Ottomanelli L, Barnett SD, Goetz LL.
Qual Life Res. 2013 Jan 24. [Epub ahead of print]
SOURCE: Health Services Research and Development Service (HSR&D) and Rehabilitation Research and Development Service (RR&D) Center of Excellence Maximizing Rehabilitation Outcomes, James A. Haley Veterans’ Hospital, 8900 Grand Oak Circle (118M), Tampa, FL, 33637, USA, firstname.lastname@example.org.
PURPOSES: To investigate impact of participation in a supported employment program and impact of employment itself on health-related quality of life (HRQOL), disability, and handicap among Veterans with spinal cord injury (SCI).
METHODS: We used a prospective, randomized, controlled, multi-site trial of supported employment (SE) versus treatment as usual (TAU) for vocational issues. Subjects were 157 Veterans with SCI who received either SE or TAU for vocational issues. Outcomes were examined in terms of type of vocational treatment received and whether competitive employment was obtained. Outcomes investigated were HRQOL as measured by the Veterans RAND 36-item health survey (VR-36), handicap as measured by the Craig Handicap Assessment and Reporting Technique (CHART), and disability as measured by the functional independence measure (FIM). Subjects were assessed at baseline and at 3, 6, 9, and 12 months.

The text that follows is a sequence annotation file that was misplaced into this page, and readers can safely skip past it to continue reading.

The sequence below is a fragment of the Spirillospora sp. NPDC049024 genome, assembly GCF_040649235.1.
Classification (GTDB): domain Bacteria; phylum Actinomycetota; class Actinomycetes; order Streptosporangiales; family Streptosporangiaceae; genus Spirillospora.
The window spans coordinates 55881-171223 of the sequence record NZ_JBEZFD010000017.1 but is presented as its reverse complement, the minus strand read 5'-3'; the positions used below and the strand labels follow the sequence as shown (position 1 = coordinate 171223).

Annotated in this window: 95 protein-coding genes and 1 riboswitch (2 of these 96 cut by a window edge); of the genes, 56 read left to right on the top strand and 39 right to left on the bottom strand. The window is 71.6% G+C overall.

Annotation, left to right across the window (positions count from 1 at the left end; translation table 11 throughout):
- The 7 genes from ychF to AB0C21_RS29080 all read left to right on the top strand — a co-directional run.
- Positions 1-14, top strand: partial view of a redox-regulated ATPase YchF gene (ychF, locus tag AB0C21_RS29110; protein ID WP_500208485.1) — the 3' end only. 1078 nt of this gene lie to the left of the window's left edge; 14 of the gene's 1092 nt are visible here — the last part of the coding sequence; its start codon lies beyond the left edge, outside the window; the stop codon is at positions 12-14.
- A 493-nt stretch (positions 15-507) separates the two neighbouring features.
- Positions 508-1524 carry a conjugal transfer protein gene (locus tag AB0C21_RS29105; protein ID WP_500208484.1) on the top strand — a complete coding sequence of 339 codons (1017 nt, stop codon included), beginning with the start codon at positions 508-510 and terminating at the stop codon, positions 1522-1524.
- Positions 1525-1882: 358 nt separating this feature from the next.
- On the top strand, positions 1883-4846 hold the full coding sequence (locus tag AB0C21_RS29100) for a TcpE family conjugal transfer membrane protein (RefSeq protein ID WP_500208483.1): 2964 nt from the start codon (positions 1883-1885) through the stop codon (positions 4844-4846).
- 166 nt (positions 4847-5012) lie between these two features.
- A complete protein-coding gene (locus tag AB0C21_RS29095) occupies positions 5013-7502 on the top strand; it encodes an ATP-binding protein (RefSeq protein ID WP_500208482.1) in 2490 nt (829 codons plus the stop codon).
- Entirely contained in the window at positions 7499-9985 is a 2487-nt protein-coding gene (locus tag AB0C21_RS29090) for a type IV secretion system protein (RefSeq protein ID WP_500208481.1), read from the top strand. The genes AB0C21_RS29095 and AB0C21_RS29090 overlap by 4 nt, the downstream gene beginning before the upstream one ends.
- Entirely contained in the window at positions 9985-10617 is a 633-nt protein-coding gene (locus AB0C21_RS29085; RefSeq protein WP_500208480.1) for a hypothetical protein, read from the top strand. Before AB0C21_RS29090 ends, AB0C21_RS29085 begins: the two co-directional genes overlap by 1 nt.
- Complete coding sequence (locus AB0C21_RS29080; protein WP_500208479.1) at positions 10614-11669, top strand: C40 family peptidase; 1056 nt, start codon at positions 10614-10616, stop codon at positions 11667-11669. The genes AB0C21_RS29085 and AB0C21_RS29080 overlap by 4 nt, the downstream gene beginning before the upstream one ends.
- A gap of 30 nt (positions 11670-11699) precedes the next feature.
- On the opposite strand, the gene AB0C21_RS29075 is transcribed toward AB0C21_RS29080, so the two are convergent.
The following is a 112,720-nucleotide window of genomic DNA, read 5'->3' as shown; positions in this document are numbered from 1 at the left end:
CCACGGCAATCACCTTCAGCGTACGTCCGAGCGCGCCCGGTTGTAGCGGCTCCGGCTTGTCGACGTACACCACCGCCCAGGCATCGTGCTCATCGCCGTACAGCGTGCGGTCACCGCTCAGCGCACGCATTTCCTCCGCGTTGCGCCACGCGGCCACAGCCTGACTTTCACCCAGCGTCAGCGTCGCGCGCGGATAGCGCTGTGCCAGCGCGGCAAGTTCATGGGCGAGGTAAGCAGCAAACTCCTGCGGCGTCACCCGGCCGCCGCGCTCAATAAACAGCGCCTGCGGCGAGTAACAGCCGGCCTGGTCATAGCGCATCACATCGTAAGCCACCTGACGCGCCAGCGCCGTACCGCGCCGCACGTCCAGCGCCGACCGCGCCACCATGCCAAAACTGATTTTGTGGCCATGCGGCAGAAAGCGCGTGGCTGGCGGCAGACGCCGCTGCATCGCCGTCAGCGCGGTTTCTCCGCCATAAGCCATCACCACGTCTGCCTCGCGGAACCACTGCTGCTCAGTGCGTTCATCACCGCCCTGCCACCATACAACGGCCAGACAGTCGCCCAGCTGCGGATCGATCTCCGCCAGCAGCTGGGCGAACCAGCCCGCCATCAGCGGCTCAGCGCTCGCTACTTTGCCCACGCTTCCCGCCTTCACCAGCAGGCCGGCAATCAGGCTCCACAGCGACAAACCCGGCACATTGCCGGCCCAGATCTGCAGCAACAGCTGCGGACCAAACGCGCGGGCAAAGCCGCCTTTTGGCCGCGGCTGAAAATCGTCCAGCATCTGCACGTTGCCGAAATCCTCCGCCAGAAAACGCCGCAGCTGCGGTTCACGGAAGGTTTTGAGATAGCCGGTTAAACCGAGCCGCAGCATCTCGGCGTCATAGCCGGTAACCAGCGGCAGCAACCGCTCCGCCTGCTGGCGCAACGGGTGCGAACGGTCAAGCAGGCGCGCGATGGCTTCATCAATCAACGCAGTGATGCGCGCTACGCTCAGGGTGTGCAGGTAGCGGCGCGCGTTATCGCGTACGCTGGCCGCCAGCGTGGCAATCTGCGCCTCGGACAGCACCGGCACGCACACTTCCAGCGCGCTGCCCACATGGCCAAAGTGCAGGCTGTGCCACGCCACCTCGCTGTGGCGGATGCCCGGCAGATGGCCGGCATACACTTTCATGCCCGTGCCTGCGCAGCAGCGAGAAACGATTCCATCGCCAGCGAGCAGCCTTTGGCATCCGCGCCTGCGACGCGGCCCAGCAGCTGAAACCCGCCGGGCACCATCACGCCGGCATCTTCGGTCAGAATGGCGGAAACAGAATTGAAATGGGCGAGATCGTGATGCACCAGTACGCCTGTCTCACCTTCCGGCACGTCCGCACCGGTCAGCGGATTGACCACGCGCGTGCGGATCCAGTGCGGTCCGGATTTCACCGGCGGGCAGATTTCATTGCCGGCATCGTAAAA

RESULTS: There were no significant differences between Veterans who participated in SE compared to those who received TAU in study measures. Participants obtaining competitive employment demonstrated significantly higher scores on the Social Integration, Mobility, and Occupation dimensions of the CHART. There were no observed differences in VR-36 scores or FIM scores for those obtaining competitive employment.
CONCLUSION(S): This study suggests that employment has a positive effect on an individual’s ability to participate in social relationships, move about their home and community, and spend time in productive and usual roles. Inability to detect differences across other domains of handicap or any changes in HRQOL may have been due to several factors including level and intensity of employment, insufficient follow-up period, or measurement limitations.